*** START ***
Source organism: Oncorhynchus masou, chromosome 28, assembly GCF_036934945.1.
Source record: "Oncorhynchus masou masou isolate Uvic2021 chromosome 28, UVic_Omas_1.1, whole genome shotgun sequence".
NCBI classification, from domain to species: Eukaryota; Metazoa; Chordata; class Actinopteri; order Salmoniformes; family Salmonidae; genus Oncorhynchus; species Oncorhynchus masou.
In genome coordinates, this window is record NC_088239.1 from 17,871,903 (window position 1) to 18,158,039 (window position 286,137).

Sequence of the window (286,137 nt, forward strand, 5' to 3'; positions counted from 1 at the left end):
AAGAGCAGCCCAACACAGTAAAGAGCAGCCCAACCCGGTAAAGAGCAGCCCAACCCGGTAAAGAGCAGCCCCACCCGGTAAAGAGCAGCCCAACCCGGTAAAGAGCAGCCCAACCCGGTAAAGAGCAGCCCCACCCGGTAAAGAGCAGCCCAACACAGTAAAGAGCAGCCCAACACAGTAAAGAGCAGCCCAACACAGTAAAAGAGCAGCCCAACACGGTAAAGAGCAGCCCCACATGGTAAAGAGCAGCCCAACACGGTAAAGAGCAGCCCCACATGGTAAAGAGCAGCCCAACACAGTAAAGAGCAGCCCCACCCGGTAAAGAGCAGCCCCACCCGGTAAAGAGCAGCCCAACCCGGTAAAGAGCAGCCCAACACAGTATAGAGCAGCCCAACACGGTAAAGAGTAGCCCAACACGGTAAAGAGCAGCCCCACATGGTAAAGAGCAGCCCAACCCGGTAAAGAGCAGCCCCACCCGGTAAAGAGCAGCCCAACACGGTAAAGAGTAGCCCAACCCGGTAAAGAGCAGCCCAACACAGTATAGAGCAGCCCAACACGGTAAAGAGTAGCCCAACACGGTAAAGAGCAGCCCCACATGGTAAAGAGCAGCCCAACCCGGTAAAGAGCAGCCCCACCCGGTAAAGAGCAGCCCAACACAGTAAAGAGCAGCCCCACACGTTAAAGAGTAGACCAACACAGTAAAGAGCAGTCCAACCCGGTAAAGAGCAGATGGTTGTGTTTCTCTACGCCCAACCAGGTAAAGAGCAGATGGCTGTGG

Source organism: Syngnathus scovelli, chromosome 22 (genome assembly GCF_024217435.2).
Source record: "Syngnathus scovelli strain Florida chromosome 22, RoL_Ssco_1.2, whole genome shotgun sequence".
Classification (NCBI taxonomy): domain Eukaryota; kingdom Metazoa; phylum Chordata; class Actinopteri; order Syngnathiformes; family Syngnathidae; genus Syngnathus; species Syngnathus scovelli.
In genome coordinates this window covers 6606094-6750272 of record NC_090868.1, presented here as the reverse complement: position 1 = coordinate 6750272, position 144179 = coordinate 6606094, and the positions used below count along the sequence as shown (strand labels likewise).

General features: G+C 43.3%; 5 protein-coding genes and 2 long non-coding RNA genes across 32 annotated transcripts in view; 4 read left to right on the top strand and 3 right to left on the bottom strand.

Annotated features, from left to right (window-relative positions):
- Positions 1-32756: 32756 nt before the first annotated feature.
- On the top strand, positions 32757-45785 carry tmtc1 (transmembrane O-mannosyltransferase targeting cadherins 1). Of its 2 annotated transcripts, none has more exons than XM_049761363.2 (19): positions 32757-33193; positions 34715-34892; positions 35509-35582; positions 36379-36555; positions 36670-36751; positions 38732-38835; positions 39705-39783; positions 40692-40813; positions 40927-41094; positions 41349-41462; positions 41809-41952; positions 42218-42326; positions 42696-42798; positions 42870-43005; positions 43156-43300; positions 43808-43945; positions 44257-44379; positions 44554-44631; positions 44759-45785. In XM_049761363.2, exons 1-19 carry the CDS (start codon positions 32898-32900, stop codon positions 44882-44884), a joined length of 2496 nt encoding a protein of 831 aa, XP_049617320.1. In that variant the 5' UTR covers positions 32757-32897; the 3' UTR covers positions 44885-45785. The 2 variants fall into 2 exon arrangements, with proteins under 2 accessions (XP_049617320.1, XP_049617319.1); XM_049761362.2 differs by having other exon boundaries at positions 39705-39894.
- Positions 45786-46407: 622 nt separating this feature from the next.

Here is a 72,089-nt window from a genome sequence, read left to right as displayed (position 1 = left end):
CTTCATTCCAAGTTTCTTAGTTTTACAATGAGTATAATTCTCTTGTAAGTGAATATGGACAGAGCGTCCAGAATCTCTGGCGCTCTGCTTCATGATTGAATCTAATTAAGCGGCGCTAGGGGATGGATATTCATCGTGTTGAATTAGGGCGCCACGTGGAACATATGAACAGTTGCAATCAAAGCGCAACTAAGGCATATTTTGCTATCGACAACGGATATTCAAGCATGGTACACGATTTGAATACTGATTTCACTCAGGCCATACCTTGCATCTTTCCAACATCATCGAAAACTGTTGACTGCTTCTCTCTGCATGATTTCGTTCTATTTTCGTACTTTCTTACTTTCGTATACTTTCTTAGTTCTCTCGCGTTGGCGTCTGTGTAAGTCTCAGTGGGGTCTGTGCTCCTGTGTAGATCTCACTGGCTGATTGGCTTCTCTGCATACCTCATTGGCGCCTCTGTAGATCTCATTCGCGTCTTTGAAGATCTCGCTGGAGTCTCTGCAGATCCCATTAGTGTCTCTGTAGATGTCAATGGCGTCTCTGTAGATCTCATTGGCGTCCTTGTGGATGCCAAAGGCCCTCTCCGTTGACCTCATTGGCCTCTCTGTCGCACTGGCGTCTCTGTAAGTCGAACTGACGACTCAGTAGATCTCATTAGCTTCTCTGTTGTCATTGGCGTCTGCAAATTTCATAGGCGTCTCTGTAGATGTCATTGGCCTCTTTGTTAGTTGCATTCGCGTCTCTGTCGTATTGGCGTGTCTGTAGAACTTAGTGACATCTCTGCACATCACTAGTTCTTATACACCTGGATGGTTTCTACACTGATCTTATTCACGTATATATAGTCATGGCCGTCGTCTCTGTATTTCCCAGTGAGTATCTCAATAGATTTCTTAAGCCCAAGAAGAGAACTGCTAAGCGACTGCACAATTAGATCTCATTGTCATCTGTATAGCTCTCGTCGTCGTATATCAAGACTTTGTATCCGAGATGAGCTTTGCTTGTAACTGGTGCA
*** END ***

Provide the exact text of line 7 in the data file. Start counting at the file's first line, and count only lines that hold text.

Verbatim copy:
Source organism: Syngnathus scovelli, chromosome 22 (genome assembly GCF_024217435.2).